Last Tuesday, two men testified in Britain about a hacking scandal. Not a hacking scandal to release classified government documents. Not even a hacking scandal to skim credit card or ATM numbers, although the motive for financial gain was certainly present.
The men were Tom Crone and Colin Myler, former senior executives of News Corporation. On Tuesday, they testified about a British newspaper, News of the World, that allegedly hacked the voicemail accounts of a 13-year-old murder victim and the relatives of fallen soldiers. They testified that they told James Murdoch, son of Rupert Murdoch and heir to News Corporation, just how far the hacking extended back in 2008.
Although the testimony will continue for some time, News of the World has already felt the damage. Following the initial allegations earlier this summer, the paper so feared by both British police and politicians closed July 11th. While the paper may be finished, the questions raised about declining journalistic standards are far from answered.
Unfortunately, this decline in journalistic standards isn’t confined to News of the World. Rather, current media trends reward reporting ranging from poorly researched to simply unethical. The problem is structural.
With the advent of cable news broadcasting came the 24-hour news cycle. No longer were we satisfied consuming news daily, paper spread on our laps and cup of coffee in hand. Now, we could have news updates as they came in, the sooner the better. How could print newspapers compete, especially for breaking news stories? With constantly-updated online versions of the print paper. While this strategy has helped print newspapers compete with broadcast journalists, it rushes the process. Good journalism takes time. It takes research, fact-checking, and thorough editing. No matter how competent the journalist, this rush to publish online inevitably leads to less thorough reporting and more inaccurate stories. In the News of the World scandal, it even led reporters to act unethically, all for the purpose of acquiring information faster than the competition.
To be fair, errors made in online stories are often corrected before going to print. But print publication is costly. In contrast, online media requires little start-up and is cheaper to maintain. The advantages inherent to online media have created an abundance of online news sources, including online-only newspapers, blogs, and social media sites. As these news sources become increasingly competitive with one another, we become over-saturated with the same information, the same facts and details repeated endlessly through infinite news sources. No longer are we content with just the facts, each as carelessly swept into the garbage as the newspaper itself. Now we demand entertainment. We demand juicy details, even controversy. Anything to make us choose this news source over that one. Above all, News of the World’s forte—sensationalism.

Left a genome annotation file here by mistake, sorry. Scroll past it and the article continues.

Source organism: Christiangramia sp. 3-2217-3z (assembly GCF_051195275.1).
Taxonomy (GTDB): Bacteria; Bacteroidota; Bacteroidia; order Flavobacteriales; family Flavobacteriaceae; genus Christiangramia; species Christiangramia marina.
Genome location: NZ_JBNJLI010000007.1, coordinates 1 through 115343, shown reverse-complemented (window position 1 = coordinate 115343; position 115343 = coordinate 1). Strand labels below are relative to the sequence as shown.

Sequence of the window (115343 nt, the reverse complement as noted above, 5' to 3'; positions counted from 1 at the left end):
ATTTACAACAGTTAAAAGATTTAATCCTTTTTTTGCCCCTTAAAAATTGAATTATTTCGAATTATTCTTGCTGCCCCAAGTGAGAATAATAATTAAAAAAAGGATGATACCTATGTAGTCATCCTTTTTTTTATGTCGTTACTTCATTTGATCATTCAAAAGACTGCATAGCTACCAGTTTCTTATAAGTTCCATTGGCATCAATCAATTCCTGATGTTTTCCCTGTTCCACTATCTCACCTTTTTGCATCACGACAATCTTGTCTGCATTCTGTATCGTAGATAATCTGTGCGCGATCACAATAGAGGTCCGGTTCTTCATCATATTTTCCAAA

These trends both propelled tabloids forward and nailed the coffin of print journalism. Online newspapers, originally intended only as supplements for the print dailies, have forced a decline in print subscriptions and a loss of revenue. High-end papers, such as News Corp.’s Times of London, lose millions a year. Why pay if you can get it online for free? Even if your preferred paper doesn’t have an online version, you can find the information elsewhere. Consumers are still willing to shell out money—but only if the information is different. If no one else is reporting it. If it’s sensationalized. Cue tabloids like News of the World, whose profits balanced the losses of the Times.
Earlier in this article, I said the problem was structural. Time for full disclosure: we are the structural problem. Scandals like News of the World will happen again and again because people are willing to pay for tabloids over quality journalism. The first step is to stop supporting papers whose journalistic standards aren’t up to par. The outrage in Britain was a good start. We should also remind ourselves that good reporting takes time. The quickest updates aren’t necessarily the most factual nor the latest scoop the most ethically acquired.
Most importantly, we must come to terms with the money needed to pay journalists and to produce a quality publication. We need to support quality journalism—and that includes financially. The 24 hour news cycle and the proliferation of online media have given our news consumption a sense of entitlement. Why should we pay for news? Shouldn’t information be free? Isn’t information central to engaged citizenship and to democracy itself? It most certainly is. A world without journalistic integrity — above all, a world of misinformation — threatens democracy every, single day.